Voltage • Voltage in Peru is 220 V, so U.S. electronic appliances may require a voltage converter and plug adapter. Access to electricity in our host village is limited, so we share outlets for charging digital cameras and other electronic devices.
Visa • U.S. citizens are not currently required to have a visa to enter Peru. Non U.S. citizens must check local visa requirements.
The Community Service Peru program is directed by Alexandra Bodel. If you have questions, are interested in receiving more detailed information, or would like to talk further about the program or any of our high school summer programs abroad, please get in touch!
Alexandra Bodel: Dartmouth College, B.A., Romance Languages and Environmental Biology; University of Miami School of Law, J.D. Originally from Miami, Alex spent childhood summers in Argentina and Uruguay, her parents’ home countries. During college, she studied abroad in France and Mexico. After completing her law degree, Alex clerked for a federal judge and worked as a litigator in New York City. Alex has led programs in Spain, Costa Rica, Australia, New Zealand, India, and Nepal, and has taught at our Pre-College program at Amherst College. Alex coordinates programs and oversees hiring for our National Geographic Student Expeditions. During her free time — when not spending it with her 4-year-old daughter and 2-year-old son — Alex enjoys playing tennis, yoga and trying out new recipes.
How To Apply
STEP 1: LOG ON.
STEP 2: HOLD A SPACE IN THE PROGRAM.
You can hold a space in a program by completing the Online Application Form, submitting a signed Agreement Form, and providing the $700 Application Deposit by Mastercard, Visa, or Discover Card through our secure online system or by sending a check to our office. Our admissions staff is also available to take credit card information over the phone. We will hold a space in a program for a reasonable time, pending completion of the full application process. See Step 3.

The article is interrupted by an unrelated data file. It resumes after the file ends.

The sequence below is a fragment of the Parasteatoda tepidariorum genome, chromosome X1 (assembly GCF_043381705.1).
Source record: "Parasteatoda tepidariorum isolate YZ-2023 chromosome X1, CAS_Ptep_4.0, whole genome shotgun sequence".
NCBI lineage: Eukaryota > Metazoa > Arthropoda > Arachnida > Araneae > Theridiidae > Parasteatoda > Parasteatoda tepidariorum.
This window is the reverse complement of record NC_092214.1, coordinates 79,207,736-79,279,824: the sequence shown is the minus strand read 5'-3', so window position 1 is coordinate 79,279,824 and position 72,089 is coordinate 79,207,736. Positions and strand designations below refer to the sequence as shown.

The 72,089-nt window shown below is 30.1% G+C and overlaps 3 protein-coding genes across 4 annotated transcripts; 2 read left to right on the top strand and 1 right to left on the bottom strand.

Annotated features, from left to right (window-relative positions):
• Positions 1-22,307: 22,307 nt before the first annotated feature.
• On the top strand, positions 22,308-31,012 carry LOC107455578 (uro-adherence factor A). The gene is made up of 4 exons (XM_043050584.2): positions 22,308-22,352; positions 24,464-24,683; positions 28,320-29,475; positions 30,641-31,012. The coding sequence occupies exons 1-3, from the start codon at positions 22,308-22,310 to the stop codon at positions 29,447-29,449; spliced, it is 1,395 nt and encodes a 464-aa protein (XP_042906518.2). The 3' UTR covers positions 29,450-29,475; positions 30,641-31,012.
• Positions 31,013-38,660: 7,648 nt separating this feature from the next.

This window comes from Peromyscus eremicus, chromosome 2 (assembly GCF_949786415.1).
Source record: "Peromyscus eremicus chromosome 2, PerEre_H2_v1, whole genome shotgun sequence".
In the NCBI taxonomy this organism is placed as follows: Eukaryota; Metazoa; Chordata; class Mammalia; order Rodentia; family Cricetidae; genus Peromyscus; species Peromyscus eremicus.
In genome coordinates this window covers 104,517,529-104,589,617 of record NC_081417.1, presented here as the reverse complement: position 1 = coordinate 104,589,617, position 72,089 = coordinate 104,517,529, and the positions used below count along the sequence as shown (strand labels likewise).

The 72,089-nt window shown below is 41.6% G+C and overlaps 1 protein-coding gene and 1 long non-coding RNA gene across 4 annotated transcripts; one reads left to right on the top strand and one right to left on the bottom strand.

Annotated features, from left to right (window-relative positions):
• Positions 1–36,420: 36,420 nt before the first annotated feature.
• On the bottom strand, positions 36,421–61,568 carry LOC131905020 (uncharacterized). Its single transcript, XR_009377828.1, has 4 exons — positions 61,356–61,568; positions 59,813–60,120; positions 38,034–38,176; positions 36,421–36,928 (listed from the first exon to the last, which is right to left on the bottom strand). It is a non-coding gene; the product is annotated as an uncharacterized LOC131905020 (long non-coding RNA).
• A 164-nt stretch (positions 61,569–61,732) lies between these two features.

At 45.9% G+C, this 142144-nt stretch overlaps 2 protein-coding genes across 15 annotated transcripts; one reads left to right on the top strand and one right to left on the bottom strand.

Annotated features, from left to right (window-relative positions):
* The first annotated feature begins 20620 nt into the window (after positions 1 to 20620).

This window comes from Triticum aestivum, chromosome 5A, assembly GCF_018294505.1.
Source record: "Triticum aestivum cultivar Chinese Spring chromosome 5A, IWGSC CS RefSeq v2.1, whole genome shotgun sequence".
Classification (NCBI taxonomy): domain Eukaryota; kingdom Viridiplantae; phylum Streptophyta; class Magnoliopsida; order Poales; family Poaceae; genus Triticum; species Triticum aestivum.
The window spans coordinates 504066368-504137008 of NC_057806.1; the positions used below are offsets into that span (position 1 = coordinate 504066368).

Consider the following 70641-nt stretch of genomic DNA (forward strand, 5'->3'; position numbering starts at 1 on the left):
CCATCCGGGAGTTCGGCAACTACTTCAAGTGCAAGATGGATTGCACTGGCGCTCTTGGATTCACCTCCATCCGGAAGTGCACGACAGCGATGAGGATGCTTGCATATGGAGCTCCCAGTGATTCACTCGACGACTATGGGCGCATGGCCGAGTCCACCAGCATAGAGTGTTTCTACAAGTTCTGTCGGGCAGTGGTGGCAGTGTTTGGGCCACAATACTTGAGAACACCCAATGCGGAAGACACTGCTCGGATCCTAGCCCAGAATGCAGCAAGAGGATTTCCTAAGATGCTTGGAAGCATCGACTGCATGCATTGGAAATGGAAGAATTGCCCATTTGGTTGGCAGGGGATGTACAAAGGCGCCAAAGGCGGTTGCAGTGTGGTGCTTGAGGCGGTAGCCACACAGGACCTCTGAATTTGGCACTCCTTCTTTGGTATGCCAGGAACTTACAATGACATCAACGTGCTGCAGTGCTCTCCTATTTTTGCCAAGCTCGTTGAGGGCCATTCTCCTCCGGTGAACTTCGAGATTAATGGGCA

After March 15, we will hold a space temporarily as above, but we must receive full payment by check or wire transfer within three days to continue to hold a space in the program.
STEP 3: COMPLETE THE APPLICATION PROCESS.
Before we can make a final admissions decision, an application must be complete. In addition to the Application Form and Application Deposit described above, a complete application includes:
- Applicant Statement – Attach a statement explaining why you would like to join a Putney program and what you feel you can contribute to it. Your application cannot be processed without this statement. Approximately 150–300 words is sufficient. Global Action applicants’ statements must be 300-500 words addressing these questions, and detailing their interest and/or experience in the country and issues on which they wish to focus.
- Two Teacher Reference Forms
These documents are available as part of our Online Application. We review a completed application within a few days, and notify families of our admissions decision by e-mail.